Stroke and Women: Do You Know the Facts?

Stephanie Specht's picture
By Stephanie Specht on May 7, 2018

How much do you really know about stroke, especially when it comes to stroke and women? Let’s start off with a quick quiz.
Stroke strikes women more often than men. True or false?
If you said true, you are correct, but chances are you said false. Stroke is not something most people often associate with women, but according to the National Stroke Association, each year stroke kills twice as many women as breast cancer.
“Men actually have more strokes at a younger age, but your risk of stroke goes up as you age and since women tend to live longer than men, they are more affected by stroke as they get older,” explained Kathy Robertson, M.S.N., R.N., stroke coordinator at Carilion Roanoke Memorial Hospital.
However, Robertson noted that there are also several unique stroke risk factors that only women face.
Stroke Risk Factors for Women
Both men and women share general stroke risk factors such as being overweight, lack of exercise, smoking, diabetes, high cholesterol and high blood pressure, but risk factors that can increase a woman’s chance of stroke include: 

  • Birth control pills
  • Pregnancy
  • Preeclampsia/eclampsia
  • Hormone replacement therapy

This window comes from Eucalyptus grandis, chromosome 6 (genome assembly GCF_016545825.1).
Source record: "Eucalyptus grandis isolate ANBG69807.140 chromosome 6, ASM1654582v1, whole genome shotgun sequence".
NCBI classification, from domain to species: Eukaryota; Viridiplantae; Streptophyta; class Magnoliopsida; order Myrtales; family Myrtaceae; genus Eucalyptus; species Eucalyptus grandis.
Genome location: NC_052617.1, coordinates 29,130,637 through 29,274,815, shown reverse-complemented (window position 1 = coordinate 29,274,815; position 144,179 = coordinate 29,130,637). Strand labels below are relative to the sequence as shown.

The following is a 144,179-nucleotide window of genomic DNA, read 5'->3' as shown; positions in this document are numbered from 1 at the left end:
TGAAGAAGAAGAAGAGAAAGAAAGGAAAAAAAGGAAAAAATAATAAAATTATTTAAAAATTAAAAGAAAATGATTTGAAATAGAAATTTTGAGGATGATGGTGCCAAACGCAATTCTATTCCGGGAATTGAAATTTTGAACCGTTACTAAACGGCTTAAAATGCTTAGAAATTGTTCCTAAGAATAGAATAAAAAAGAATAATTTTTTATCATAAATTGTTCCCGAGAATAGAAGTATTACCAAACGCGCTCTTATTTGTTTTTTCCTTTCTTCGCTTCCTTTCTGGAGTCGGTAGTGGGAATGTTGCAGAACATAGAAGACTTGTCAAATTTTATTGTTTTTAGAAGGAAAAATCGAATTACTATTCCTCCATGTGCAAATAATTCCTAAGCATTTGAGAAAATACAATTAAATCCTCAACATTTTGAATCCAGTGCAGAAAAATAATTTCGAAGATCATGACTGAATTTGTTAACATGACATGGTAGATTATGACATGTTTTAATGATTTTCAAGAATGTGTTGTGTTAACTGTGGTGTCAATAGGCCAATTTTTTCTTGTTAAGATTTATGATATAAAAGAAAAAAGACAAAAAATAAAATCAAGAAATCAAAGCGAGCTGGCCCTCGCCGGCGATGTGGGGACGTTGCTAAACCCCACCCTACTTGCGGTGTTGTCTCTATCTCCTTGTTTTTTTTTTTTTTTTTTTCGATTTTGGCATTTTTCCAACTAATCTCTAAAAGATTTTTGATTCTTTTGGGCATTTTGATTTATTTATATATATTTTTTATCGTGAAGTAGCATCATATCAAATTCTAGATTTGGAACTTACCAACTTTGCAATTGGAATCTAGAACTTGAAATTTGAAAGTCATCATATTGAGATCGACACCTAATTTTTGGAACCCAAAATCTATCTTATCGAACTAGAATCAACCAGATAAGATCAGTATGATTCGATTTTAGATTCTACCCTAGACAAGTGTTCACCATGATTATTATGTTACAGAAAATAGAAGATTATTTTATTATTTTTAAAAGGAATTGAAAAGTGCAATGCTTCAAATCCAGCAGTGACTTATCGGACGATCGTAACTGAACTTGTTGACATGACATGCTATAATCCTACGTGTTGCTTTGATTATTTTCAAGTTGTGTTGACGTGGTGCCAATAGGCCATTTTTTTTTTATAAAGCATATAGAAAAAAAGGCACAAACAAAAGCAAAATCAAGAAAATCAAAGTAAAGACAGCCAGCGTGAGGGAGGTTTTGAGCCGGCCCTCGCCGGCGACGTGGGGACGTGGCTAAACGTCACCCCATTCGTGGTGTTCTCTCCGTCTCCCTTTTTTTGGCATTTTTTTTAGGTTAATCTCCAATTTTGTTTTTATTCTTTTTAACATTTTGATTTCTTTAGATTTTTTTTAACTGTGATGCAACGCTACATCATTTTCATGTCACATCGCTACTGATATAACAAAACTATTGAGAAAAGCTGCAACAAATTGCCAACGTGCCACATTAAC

According to the American Stroke Association, 1 in 5 women will have a stroke at some point in their life, but approximately 80 percent of strokes are preventable.

“Talk to your doctor about your risk factors and how you can work to get them under control,” said Robertson. “Controlling your risk factors now is the key to decreasing your risk when you are older and more vulnerable to stroke.”

Stroke Symptoms in Women
Aside from additional risk factors, women can also experience other signs of stroke that are not often recognized, delaying much-needed treatment.

Typical signs of a stroke include loss of balance; slurred speech or a droopy face; numbness or weakness of the face, arm or leg, especially on one side of the body; impaired vision or difficulty seeing in one or both eyes; and severe headache with no known cause.

However, women might also experience:

  • Loss of consciousness or fainting
  • General weakness
  • Difficulty or shortness of breath
  • Confusion, unresponsiveness or disorientation
  • Sudden behavioral change
  • Agitation
  • Hallucination
  • Nausea or vomiting
  • Pain
  • Seizures
  • Hiccups

 “Don’t ignore the signs of stroke,” urged Robertson. “If you have any of the signs, acting fast improves your chances for recovery.”

Take a look at the infographic below for more on the signs of stroke in women, and talk to your doctor today about your risk.